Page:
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- November 07, 2017
- Sean Park
What is the best model and resourcing plan for your procurement and sourcing organization?
This question is particularly challenging for mid-market companies. They’re focused on growth and revenue, and haven’t given managing spending nearly as much consideration. Typically they’ve gotten several rounds of funding in order to grow. Investors understand they need to generate revenue and win market share. But, at some point, the focus shifts to achieving economies of scale.
In this two part series, I’ll look at how you can determine whether there’s an opportunity to help your organization scale through better spend management; discuss what factors you need to consider in deciding what tools and people to bring in, and illustrate with a case study of what one e-commerce company did.
Optimize vs. cut
So, how do you know if better spend management could help your company achieve economies of scale? There are two ways to impact the bottom line—trimming headcount and managing spending. It’s tough to shrink headcount substantially when you’re still growing, but there’s usually a significant opportunity to get more value from your spending. A lot of mid-market companies have barely touched anything on the spending side. In fact, the case study I’ll share in the next post concerns a company that made it to $1 billion in revenues with no procurement function at all, with finance tracking requisitions, POs, and invoices on spreadsheets. Surprisingly, that’s not uncommon.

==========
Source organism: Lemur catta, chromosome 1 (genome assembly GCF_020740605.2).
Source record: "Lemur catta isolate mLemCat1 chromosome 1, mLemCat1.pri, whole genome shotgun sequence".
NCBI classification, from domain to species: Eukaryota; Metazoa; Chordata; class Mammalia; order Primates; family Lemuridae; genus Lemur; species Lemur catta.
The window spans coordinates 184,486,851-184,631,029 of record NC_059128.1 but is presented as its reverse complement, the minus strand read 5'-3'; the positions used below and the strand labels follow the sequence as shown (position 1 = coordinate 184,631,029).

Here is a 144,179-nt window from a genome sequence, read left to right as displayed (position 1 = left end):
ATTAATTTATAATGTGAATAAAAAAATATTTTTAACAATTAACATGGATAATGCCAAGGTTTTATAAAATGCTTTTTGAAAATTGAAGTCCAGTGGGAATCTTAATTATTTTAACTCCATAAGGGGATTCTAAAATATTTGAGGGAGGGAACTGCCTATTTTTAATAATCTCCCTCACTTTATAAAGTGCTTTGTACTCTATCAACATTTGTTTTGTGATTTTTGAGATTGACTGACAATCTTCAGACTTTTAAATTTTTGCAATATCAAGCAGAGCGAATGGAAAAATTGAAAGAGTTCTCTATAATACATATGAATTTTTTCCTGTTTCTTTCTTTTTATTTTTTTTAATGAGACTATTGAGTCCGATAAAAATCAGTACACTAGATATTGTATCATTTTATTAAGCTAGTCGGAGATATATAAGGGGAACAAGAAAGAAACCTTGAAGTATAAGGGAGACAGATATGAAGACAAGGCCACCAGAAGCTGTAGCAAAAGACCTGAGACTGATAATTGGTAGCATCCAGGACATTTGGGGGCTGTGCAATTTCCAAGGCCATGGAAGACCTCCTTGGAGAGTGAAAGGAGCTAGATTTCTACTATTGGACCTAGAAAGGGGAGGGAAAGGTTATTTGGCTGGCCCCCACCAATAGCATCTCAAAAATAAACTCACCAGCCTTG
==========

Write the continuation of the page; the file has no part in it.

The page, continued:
More often though, there’s some procurement function in place, but it’s relatively immature in terms of category management and policy compliance. Maybe there are corporate compliance policies on paper, but they aren’t tracked and enforced effectively.
Sooner or later, you start to wonder how you could be doing better. Are you performing as well as other companies of similar size, or competitors in your vertical? What does a best in class procurement function look like at a company of the size you aspire to be? Here are six signs that your organization could benefit from improving spend management:
- Your supplier base is mushrooming. You’ve begun to experience some growth and things are already beginning to crack. For instance, the CFO will say, “Wow, the number of suppliers that we have has increased by 10 percent in two months. What’s going on? Do we have a policy around new supplier additions, versus driving work toward preferred or established suppliers? Is there an exception process in place? What’s the governance model around new suppliers being added?” To scale effectively, these questions need answers.
- The number of transactions is exploding. The old model of using your ERP as a faux P2P system just isn’t working. It’s not integrating with expense management and reporting systems. End users are in open revolt due to clunky systems. Category managers can’t get the intelligence they need to make decisions. What happens then? You can see a real problem looming.